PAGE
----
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Opinions Nov. 21, 2012

November 21, 2012
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7th Circuit Court of Appeals
United States of America v. William Hagler
11-2984
U.S. District Court, Northern District of Indiana, Fort Wayne Division, Judge William C. Lee.
Criminal. Affirms conviction of attempted bank robbery. Hagler argued that the government waited too long to indict him, that the evidence was insufficient to convict him, and that new DNA testing entitles him to a new trial.

Indiana Court of Appeals
Tyler A. White v. State of Indiana
90A04-1111-CR-621
Criminal. Affirms murder conviction. The probative value of the 804(b)(5) evidence outweighed the danger of the unfair prejudice to White. The Legislature’s intent in the feticide enhancement statute is clear that the state need not prove a defendant’s mens rea when seeking a sentence enhancement for feticide.

Robert D. Davis v. State of Indiana
11A01-1204-CR-251
Criminal. Affirms denial of motion to correct erroneous sentence. The trial court followed the appellate court’s order on remand as far as resentencing, and Davis did not develop a cogent argument with respect to how a 1994 amendment regarding sentencing would have affected his sentence.

Romero Leslie v. State of Indiana
49A04-1203-CR-135
Criminal. Affirms conviction of Class B felony dealing in cocaine. Leslie hasn’t shown that the trial court committed fundamental error when it denied his request to dismiss a juror, nor that the court abused its discretion when it dismissed another juror after she stated she couldn’t render a decision based on the evidence.

Thomas H. Andrews v. State of Indiana
29A02-1112-MI-1166
Miscellaneous. Reverses and remands with instructions to grant Andrew’s petition to be removed from the sex offender registry. Requiring him to register violates the Indiana Constitution prohibitions on ex post facto laws, and Indiana state courts do not have the authority to consider whether federal statutory penalties attach to Andrews’ conduct.

James Henley v. State of Indiana (NFP)
49A02-1205-CR-404
Criminal. Affirms convictions of Class C felonies attempted forgery and forgery, and Class D felony theft.

Term. of the Parent-Child Rel. of K.S. and K.C. (Minor Children) and Y.C. (Mother) v. The Indiana Dept. of Child Services (NFP)
48A04-1202-JT-52
Juvenile. Affirms involuntary termination of parental rights.

Lanika Young v. State of Indiana (NFP)
http://media.ibj.com/Lawyer/websites/opinions/index.php?pdf=2012/november/11211205pdm.pdf
49A04-1203-CR-138
Criminal. Affirms sentence following guilty plea to Class A misdemeanor carrying a handgun without a license.
 

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  1. Indiana's seatbelt law is not punishable as a crime. It is an infraction. Apparently some of our Circuit judges have deemed settled law inapplicable if it fails to fit their litmus test of political correctness. Extrapolating to redefine terms of behavior in a violation of immigration law to the entire body of criminal law leaves a smorgasbord of opportunity for judicial mischief.

  2. I wonder if $10 diversions for failure to wear seat belts are considered moral turpitude in federal immigration law like they are under Indiana law? Anyone know?

  3. What a fine article, thank you! I can testify firsthand and by detailed legal reports (at end of this note) as to the dire consequences of rejecting this truth from the fine article above: "The inclusion and expansion of this right [to jury] in Indiana’s Constitution is a clear reflection of our state’s intention to emphasize the importance of every Hoosier’s right to make their case in front of a jury of their peers." Over $20? Every Hoosier? Well then how about when your very vocation is on the line? How about instead of a jury of peers, one faces a bevy of political appointees, mini-czars, who care less about due process of the law than the real czars did? Instead of trial by jury, trial by ideological ordeal run by Orwellian agents? Well that is built into more than a few administrative law committees of the Ind S.Ct., and it is now being weaponized, as is revealed in articles posted at this ezine, to root out post moderns heresies like refusal to stand and pledge allegiance to all things politically correct. My career was burned at the stake for not so saluting, but I think I was just one of the early logs. Due, at least in part, to the removal of the jury from bar admission and bar discipline cases, many more fires will soon be lit. Perhaps one awaits you, dear heretic? Oh, at that Ind. article 12 plank about a remedy at law for every damage done ... ah, well, the founders evidently meant only for those damages done not by the government itself, rabid statists that they were. (Yes, that was sarcasm.) My written reports available here: Denied petition for cert (this time around): http://tinyurl.com/zdmawmw Denied petition for cert (from the 2009 denial and five year banishment): http://tinyurl.com/zcypybh Related, not written by me: Amicus brief: http://tinyurl.com/hvh7qgp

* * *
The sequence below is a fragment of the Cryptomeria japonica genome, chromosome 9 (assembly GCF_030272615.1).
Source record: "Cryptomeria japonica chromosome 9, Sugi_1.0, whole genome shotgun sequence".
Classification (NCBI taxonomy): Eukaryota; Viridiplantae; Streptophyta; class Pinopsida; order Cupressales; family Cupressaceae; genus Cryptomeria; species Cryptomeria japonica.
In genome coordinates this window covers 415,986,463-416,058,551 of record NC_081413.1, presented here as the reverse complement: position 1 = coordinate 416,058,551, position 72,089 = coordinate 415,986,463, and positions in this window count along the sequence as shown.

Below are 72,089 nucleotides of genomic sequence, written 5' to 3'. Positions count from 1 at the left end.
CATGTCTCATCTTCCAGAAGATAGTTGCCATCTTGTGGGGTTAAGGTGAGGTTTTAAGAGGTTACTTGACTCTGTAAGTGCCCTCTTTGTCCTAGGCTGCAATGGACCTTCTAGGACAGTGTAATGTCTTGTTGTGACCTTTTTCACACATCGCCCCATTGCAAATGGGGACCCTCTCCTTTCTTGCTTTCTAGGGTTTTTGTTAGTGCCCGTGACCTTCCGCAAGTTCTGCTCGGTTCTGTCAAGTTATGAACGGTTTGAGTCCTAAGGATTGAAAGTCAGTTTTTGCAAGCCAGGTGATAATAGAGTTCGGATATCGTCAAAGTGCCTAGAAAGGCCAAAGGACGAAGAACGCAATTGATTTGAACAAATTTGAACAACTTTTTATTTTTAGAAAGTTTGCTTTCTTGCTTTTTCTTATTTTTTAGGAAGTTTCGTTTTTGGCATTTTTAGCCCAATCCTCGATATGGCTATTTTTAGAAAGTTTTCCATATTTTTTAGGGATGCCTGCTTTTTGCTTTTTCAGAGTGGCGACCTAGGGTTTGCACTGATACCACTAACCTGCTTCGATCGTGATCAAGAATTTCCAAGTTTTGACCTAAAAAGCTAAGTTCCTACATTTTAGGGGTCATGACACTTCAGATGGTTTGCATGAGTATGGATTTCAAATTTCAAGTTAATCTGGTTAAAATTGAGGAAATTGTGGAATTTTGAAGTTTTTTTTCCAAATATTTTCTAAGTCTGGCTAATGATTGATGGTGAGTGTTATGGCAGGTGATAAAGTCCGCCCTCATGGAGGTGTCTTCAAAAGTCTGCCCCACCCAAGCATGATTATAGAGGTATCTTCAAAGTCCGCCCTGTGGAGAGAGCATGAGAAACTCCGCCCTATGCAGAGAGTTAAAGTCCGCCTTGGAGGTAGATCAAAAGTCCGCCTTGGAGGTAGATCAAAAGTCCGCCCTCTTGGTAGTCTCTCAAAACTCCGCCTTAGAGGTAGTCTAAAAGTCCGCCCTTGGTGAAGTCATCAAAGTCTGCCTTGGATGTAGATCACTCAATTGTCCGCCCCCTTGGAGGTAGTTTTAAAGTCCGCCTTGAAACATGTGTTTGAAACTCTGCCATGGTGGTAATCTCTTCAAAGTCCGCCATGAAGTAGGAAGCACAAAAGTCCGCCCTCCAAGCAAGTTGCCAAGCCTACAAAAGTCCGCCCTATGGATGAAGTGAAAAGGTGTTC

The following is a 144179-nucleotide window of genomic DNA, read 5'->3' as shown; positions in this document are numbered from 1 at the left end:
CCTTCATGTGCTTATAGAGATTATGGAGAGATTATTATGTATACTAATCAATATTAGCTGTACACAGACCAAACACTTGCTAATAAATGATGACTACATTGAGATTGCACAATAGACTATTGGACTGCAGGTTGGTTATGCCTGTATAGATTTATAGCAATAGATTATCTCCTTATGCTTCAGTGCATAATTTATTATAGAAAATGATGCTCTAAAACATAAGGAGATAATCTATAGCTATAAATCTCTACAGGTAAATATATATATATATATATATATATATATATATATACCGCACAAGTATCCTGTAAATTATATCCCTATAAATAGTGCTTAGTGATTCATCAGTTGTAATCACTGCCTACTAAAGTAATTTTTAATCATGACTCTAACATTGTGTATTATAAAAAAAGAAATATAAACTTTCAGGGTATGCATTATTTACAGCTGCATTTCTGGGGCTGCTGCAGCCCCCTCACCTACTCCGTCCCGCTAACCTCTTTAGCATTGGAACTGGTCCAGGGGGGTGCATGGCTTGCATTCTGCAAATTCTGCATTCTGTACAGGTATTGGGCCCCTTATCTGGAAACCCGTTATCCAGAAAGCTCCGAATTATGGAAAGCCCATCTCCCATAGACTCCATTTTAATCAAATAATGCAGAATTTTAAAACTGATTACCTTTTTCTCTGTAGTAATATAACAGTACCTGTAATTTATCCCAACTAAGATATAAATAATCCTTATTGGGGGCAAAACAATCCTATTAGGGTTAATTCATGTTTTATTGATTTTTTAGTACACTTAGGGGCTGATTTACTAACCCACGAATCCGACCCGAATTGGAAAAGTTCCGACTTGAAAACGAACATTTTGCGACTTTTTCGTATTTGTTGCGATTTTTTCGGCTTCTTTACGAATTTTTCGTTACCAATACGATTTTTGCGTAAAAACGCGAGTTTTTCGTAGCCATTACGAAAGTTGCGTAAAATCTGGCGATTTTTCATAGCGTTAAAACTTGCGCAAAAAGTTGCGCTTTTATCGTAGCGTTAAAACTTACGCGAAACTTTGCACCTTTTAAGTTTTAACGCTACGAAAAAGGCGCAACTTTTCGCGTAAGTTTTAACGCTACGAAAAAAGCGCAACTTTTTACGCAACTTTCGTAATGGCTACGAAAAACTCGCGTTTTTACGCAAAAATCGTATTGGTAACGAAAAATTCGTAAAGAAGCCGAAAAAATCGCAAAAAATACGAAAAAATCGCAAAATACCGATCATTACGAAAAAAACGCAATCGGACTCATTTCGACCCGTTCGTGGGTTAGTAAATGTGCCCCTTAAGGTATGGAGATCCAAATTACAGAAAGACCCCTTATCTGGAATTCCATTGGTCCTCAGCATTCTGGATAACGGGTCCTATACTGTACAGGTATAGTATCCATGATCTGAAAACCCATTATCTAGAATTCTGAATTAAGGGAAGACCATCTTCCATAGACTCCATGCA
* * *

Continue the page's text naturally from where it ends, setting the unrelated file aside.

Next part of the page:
4. Justice has finally been served. So glad that Dr. Ley can finally sleep peacefully at night knowing the truth has finally come to the surface.

  5. While this right is guaranteed by our Constitution, it has in recent years been hampered by insurance companies, i.e.; the practice of the plaintiff's own insurance company intervening in an action and filing a lien against any proceeds paid to their insured. In essence, causing an additional financial hurdle for a plaintiff to overcome at trial in terms of overall award. In a very real sense an injured party in exercise of their right to trial by jury may be the only party in a cause that would end up with zero compensation.

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